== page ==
I would love to hear your voices. What are your thoughts?


It seems every billboard or ad I see is screaming about: “Get Back in Shape for Bikini Season!” or, “Your Summer Wardrobe – What Every Woman Needs!” Those ads fill me with anxiety and dread. “Oh God! I am not working on my summer body!” I say silently as I drive home eating my daughter’s leftover Fig Newtons from her school lunch. Or I wonder (as I troll internet shopping sites when I should be working), “Am I too old to wear shorts and high heels?”

In retrospect, I realize I spent the first part of my adulthood worrying about being too fat, and now that I am in the second part I am worrying about being too old, different lyrics, same tune. What’s wrong here?

The first part (before my legs melted like candlesticks and my face started falling off my face) when I was in my late teens, 20 and 30’s my body was slightly bigger than the ideal except for those years I was anorexic and bulimic, then I really had the size thing down. Of course my period stopped but who cares about such things when you can fit into a size 25 jeans?

I gauged every year, every era and every trip I took by how thin I was. “Oh I loved that trip to Mexico. I weighed 118.” “Oh, Ireland was awful, I weighed 150.” When I was twenty-two, I took a trip to St. Barth’s with my boyfriend (who later became my husband). We had a wonderful time sans a wicked bladder infection and ruthless insomnia. We ate bread, cheese and chocolate and drank wine until the wee hours. We got cool French cigarettes and smoked them out in the gravel parking lot of our weird cheap hotel. But what I really remember from the trip were the photos. I was running around topless in a Jane Fonda workout thong. My boyfriend snapped away as I frolicked in the waves. I thought I looked like Brooke Shields in Blue Lagoon, but when the pictures came back I looked like Honey Boo Boo in bright pink butt floss. I was devastated and humiliated, “Cover that shit up!” I thought to myself, “Have you no shame?”

Years later, I was sitting in a hairdresser’s chair on a movie getting ready for a day of shooting. I was cataloging my facial faults: my lips are too thin, my face is too long, my teeth are so big that my smile looks like a monkey’s attack face, blah, blah, blah. This wonderful hairdresser, who works with all the HUGE STARS, turned to me and said: “I have had some of the most beautiful women in my chair, and none of them, not a SINGLE ONE, ever felt beautiful. Not one of them enjoyed or appreciated what she had.” That sentence has stayed with me.

So, now the complaint is my body is too old. And as far as I know that’s not negotiable. I can’t go on a diet and “get young.” And, as my husband comfortingly told me, “it’s only going to get worse.” I am not sure what the answer is, but it does make me sad that I have spent my life regretting what is NOW.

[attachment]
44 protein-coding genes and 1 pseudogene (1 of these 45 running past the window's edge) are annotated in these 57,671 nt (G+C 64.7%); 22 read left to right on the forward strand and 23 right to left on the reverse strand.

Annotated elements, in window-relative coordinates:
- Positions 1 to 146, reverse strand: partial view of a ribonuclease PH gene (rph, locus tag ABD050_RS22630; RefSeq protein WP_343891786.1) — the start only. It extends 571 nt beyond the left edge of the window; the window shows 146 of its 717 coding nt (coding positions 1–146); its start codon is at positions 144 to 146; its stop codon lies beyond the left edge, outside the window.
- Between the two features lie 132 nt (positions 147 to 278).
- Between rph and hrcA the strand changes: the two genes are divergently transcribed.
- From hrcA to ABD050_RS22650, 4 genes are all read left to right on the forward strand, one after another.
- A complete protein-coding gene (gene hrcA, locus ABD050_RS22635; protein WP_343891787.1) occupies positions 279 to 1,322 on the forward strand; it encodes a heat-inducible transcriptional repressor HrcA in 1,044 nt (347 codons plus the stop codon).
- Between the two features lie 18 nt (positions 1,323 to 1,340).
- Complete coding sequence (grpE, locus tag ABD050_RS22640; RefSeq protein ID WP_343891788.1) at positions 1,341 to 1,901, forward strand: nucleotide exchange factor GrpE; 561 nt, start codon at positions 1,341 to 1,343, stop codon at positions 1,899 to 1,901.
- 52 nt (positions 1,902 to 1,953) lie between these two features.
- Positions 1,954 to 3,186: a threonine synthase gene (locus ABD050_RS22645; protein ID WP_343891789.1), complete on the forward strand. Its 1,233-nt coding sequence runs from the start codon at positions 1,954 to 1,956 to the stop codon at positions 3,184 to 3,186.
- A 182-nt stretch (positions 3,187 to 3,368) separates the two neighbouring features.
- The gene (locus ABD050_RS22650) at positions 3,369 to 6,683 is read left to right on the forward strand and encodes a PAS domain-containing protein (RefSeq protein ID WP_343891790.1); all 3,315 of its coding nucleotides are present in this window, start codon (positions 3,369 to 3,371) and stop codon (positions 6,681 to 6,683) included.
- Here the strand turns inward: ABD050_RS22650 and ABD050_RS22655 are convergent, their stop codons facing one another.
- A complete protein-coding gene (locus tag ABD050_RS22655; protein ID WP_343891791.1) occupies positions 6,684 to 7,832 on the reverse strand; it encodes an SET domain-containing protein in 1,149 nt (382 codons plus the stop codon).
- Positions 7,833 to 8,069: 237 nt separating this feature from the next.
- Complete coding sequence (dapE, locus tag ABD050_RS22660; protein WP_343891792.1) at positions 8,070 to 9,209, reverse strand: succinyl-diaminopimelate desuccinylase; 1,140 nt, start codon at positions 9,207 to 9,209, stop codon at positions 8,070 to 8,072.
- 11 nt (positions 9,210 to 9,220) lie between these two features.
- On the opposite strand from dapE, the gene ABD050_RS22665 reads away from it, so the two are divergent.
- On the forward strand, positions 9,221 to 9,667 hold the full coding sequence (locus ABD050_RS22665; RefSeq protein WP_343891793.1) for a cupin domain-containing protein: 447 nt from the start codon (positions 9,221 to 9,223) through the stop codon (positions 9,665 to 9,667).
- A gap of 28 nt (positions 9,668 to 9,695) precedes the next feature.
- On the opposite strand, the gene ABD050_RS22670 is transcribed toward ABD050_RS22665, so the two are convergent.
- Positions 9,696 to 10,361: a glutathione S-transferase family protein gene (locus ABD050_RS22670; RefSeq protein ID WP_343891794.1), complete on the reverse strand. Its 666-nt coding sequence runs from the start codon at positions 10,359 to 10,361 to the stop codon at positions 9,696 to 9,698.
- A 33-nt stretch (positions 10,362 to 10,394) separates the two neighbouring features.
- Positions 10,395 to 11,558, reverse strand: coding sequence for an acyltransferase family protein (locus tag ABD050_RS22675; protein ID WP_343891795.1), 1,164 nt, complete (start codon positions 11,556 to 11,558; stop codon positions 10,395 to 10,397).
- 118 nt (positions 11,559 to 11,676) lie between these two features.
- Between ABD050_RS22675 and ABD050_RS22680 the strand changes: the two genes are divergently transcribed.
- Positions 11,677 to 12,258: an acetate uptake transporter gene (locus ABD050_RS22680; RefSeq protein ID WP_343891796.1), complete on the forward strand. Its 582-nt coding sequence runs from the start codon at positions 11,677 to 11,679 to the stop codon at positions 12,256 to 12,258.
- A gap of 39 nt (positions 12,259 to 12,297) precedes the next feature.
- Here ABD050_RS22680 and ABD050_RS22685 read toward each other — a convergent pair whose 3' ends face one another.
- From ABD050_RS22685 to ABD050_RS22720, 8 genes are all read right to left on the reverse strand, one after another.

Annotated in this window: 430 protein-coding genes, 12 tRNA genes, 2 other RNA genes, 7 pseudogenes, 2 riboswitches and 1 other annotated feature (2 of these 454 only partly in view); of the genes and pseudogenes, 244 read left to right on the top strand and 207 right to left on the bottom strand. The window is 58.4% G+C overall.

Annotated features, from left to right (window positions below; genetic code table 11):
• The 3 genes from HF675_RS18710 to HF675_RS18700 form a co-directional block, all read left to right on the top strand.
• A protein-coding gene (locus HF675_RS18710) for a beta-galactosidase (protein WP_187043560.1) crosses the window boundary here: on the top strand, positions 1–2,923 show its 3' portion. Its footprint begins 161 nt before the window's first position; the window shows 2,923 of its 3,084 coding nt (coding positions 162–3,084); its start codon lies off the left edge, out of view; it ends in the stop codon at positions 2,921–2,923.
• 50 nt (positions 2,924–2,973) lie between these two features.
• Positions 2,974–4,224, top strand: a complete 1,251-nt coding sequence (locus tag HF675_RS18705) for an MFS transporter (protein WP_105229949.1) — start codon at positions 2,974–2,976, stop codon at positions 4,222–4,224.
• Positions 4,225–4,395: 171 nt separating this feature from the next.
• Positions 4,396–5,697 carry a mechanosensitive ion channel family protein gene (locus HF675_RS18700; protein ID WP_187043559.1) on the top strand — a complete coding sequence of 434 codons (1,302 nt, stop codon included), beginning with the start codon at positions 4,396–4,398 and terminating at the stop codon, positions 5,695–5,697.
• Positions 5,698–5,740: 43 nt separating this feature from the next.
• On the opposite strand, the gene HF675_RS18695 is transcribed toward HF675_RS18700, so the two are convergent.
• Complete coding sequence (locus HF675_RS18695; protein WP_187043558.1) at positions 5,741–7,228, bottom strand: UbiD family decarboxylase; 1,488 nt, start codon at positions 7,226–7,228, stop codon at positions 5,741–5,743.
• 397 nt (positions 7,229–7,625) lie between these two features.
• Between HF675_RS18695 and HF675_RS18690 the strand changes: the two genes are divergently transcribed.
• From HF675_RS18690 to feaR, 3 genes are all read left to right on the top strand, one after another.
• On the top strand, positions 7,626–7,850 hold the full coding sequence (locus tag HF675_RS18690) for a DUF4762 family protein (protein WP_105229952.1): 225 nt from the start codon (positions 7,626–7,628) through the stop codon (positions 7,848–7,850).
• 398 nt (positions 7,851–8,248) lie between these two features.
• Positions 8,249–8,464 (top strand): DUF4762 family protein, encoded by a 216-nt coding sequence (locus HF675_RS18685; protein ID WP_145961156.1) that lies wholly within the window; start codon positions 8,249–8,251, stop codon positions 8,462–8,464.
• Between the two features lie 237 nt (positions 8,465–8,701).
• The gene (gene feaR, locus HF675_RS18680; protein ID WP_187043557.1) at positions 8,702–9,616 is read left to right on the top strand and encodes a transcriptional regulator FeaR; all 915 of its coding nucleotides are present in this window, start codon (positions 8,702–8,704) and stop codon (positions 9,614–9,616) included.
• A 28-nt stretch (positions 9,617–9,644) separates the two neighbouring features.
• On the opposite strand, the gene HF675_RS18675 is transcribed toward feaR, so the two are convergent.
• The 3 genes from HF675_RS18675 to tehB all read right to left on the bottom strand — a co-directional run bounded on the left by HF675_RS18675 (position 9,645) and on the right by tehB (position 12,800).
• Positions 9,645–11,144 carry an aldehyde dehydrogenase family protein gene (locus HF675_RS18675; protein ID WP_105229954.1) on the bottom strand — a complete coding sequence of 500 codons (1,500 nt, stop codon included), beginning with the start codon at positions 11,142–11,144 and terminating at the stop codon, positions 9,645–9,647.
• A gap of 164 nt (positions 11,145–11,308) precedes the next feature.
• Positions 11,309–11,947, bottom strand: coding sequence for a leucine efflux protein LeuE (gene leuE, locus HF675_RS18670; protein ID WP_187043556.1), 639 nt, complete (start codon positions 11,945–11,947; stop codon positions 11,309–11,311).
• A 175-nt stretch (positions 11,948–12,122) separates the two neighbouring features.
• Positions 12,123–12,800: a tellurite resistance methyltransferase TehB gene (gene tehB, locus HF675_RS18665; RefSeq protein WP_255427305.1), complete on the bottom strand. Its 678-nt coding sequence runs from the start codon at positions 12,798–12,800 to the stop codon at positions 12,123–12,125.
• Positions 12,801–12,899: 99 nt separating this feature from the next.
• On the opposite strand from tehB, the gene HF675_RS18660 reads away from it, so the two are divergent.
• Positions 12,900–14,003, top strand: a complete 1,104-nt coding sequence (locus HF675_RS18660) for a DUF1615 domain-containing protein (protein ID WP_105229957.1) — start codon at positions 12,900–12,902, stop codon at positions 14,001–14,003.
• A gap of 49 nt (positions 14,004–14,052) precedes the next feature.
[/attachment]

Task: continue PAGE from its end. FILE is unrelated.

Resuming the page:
unnamedSo, back to the question at hand,  what will I wear this bathing suit season? There is always my old standby: The Bhurkini: knee length swim skirt, turtleneck rash guard and sunhat the size of a large pizza? Or maybe I should follow the lead of elderly French women who have the guts to rock bikinis at 70 and 80 –  wrinkles and floppy skin be damned!

The answer is neither, but recently I found a fashion staple that if added to my wardrobe might lead me out self-loathing and into self-care. It wasn’t in Cosmo or Vogue, but on Facebook written by one of my hero’s (who I talk about a lot), Mary Oliver. She writes:

“I accidentally forgot to starve myself in December, or to go back to the gym, which I’ve been meaning to do since I had a child, 24 years ago…I can still get my jeans on, for one reason: I wear forgiving pants. The world is too hard as it is, without letting your pants have an opinion on how you are doing. I struggle with enough self-esteem issues without letting my jeans get in on the act.”

Yeah!! That’s what my summer wardrobe is going to consist of: FORGIVING PANTS! Actually, I want a whole wardrobe of FORGIVENESS. Maybe if I can get this concept to take root and blossom, I might be able to choose a bathing suit or jeans based on WHAT FEELS GOOD, as opposed to what it hides or what it proves.

And I am going to make you a vow right now! If I find a pair of pants in my drawer that make me feel bad or that comment on the size of my thighs or the puff of my muffin-top every time I put them on … I am going to throw those sassy-mouthed, nasty-ass pants away. (And there is a pair of pants in my drawer that know exactly what I am talking about, they started insulting me in the store and haven’t shut up yet.)

Clarification: I am not endorsing SAD PANTS, RESIGNED-TO-MY-SHAPE PANTS or ORPHAN PANTS. I don’t want to look uncared for, depressed or abandoned.

I want to follow the lead of my sister, Jane, who declared, “I will only wear clothes that put a smile on my face.” What about you? Any clothes that have been talking smack that need to be tossed?

Maybe we should start a club? We need a secret handshake or maybe we could just exchange Fig Newtons as we pass by each other wearing a grin. Waddya say?